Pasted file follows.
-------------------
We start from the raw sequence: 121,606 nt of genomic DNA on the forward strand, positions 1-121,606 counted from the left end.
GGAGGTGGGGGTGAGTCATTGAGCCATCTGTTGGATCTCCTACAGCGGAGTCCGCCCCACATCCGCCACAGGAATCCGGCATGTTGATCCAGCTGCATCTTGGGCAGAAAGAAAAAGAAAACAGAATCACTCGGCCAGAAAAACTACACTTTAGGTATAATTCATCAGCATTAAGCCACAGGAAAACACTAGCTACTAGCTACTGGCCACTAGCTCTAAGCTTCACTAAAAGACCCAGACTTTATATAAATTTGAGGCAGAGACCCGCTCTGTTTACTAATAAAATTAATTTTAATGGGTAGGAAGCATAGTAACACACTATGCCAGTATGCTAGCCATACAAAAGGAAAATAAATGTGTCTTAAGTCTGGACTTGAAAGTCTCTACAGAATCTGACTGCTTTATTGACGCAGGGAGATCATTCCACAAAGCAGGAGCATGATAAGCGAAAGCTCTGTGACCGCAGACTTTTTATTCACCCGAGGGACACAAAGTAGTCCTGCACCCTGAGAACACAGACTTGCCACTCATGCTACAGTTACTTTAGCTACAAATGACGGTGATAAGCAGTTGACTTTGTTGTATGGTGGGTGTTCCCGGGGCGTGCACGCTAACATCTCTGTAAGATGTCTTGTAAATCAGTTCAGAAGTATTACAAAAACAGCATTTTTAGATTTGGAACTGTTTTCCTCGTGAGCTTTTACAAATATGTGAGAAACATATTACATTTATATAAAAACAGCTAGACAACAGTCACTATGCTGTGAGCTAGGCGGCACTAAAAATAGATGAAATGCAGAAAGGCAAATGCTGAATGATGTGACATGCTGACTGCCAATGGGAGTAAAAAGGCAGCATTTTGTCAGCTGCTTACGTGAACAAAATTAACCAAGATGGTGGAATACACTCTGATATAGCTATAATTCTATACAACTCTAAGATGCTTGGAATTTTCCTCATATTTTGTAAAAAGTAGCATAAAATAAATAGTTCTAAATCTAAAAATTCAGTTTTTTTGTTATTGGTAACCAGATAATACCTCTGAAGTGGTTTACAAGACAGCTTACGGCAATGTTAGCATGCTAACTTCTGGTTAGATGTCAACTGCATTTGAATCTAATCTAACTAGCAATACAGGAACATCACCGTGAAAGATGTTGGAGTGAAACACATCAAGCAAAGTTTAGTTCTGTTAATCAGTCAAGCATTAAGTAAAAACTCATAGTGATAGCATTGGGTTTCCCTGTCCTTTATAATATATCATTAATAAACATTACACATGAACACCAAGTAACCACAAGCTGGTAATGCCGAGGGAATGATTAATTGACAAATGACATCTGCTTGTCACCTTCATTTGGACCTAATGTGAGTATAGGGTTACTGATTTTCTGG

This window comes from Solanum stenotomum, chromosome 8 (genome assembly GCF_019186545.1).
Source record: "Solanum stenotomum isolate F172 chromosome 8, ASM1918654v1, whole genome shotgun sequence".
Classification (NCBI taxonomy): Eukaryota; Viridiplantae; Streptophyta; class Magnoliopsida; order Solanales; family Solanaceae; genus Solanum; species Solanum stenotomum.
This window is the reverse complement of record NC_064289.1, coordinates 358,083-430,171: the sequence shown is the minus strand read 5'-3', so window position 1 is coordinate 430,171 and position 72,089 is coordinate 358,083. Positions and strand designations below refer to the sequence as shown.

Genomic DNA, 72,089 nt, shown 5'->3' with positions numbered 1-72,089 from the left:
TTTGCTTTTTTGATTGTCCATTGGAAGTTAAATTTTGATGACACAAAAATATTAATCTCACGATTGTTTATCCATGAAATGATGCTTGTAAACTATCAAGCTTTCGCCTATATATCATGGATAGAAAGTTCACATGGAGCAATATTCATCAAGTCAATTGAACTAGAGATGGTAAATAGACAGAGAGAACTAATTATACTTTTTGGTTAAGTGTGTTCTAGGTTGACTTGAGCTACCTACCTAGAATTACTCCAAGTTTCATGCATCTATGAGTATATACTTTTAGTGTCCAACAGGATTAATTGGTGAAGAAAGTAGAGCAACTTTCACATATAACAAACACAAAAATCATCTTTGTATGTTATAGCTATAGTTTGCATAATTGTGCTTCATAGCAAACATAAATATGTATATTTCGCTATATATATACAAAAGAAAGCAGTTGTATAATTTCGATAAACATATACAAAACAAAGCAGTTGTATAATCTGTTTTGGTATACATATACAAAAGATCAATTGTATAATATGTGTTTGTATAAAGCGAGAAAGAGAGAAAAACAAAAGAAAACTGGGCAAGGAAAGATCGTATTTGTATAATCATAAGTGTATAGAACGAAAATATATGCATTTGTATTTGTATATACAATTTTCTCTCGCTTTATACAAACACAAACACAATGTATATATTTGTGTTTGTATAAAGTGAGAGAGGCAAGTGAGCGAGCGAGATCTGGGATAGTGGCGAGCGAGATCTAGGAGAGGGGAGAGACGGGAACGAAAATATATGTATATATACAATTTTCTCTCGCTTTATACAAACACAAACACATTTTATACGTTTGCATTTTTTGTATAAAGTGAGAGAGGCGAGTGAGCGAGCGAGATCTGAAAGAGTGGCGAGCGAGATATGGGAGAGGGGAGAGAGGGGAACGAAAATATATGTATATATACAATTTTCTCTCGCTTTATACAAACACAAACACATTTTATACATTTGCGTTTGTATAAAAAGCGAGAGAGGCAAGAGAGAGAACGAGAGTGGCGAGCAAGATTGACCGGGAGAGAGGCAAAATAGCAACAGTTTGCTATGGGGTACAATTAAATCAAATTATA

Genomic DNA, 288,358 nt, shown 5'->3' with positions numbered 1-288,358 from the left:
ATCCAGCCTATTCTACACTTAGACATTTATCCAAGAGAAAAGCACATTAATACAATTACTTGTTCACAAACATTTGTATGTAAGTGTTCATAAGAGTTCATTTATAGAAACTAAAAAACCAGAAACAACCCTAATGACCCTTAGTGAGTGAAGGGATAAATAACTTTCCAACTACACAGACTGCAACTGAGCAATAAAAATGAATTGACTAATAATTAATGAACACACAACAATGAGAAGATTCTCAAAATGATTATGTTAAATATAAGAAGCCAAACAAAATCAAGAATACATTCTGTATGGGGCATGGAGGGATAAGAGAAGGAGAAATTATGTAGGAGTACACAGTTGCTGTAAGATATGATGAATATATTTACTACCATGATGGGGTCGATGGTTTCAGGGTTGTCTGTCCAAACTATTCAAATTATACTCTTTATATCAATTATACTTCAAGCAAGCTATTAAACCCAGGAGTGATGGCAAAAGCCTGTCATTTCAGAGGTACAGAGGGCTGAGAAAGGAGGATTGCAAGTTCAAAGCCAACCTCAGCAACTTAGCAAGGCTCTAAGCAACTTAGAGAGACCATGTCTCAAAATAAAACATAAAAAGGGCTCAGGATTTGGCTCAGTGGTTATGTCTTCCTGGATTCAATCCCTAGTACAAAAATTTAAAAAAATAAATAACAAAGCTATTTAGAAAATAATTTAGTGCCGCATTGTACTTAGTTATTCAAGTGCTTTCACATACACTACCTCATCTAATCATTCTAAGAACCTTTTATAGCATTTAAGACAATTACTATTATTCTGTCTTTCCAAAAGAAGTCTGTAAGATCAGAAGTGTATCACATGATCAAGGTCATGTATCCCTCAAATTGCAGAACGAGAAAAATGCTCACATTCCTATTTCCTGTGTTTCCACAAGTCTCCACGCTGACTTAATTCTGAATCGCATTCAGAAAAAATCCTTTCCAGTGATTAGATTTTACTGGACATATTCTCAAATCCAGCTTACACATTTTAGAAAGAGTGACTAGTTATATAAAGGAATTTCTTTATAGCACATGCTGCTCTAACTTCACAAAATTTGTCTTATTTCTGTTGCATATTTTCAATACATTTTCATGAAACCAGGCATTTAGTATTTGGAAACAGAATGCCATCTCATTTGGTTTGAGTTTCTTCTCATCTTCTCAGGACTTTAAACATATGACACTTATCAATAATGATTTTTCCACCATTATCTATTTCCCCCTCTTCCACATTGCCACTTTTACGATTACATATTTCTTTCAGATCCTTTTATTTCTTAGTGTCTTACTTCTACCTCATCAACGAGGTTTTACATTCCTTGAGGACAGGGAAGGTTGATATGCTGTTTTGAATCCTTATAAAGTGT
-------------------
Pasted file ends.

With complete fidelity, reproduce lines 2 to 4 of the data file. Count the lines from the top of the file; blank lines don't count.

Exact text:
GGAGGTGGGGGTGAGTCATTGAGCCATCTGTTGGATCTCCTACAGCGGAGTCCGCCCCACATCCGCCACAGGAATCCGGCATGTTGATCCAGCTGCATCTTGGGCAGAAAGAAAAAGAAAACAGAATCACTCGGCCAGAAAAACTACACTTTAGGTATAATTCATCAGCATTAAGCCACAGGAAAACACTAGCTACTAGCTACTGGCCACTAGCTCTAAGCTTCACTAAAAGACCCAGACTTTATATAAATTTGAGGCAGAGACCCGCTCTGTTTACTAATAAAATTAATTTTAATGGGTAGGAAGCATAGTAACACACTATGCCAGTATGCTAGCCATACAAAAGGAAAATAAATGTGTCTTAAGTCTGGACTTGAAAGTCTCTACAGAATCTGACTGCTTTATTGACGCAGGGAGATCATTCCACAAAGCAGGAGCATGATAAGCGAAAGCTCTGTGACCGCAGACTTTTTATTCACCCGAGGGACACAAAGTAGTCCTGCACCCTGAGAACACAGACTTGCCACTCATGCTACAGTTACTTTAGCTACAAATGACGGTGATAAGCAGTTGACTTTGTTGTATGGTGGGTGTTCCCGGGGCGTGCACGCTAACATCTCTGTAAGATGTCTTGTAAATCAGTTCAGAAGTATTACAAAAACAGCATTTTTAGATTTGGAACTGTTTTCCTCGTGAGCTTTTACAAATATGTGAGAAACATATTACATTTATATAAAAACAGCTAGACAACAGTCACTATGCTGTGAGCTAGGCGGCACTAAAAATAGATGAAATGCAGAAAGGCAAATGCTGAATGATGTGACATGCTGACTGCCAATGGGAGTAAAAAGGCAGCATTTTGTCAGCTGCTTACGTGAACAAAATTAACCAAGATGGTGGAATACACTCTGATATAGCTATAATTCTATACAACTCTAAGATGCTTGGAATTTTCCTCATATTTTGTAAAAAGTAGCATAAAATAAATAGTTCTAAATCTAAAAATTCAGTTTTTTTGTTATTGGTAACCAGATAATACCTCTGAAGTGGTTTACAAGACAGCTTACGGCAATGTTAGCATGCTAACTTCTGGTTAGATGTCAACTGCATTTGAATCTAATCTAACTAGCAATACAGGAACATCACCGTGAAAGATGTTGGAGTGAAACACATCAAGCAAAGTTTAGTTCTGTTAATCAGTCAAGCATTAAGTAAAAACTCATAGTGATAGCATTGGGTTTCCCTGTCCTTTATAATATATCATTAATAAACATTACACATGAACACCAAGTAACCACAAGCTGGTAATGCCGAGGGAATGATTAATTGACAAATGACATCTGCTTGTCACCTTCATTTGGACCTAATGTGAGTATAGGGTTACTGATTTTCTGG

This window comes from Solanum stenotomum, chromosome 8 (genome assembly GCF_019186545.1).
Source record: "Solanum stenotomum isolate F172 chromosome 8, ASM1918654v1, whole genome shotgun sequence".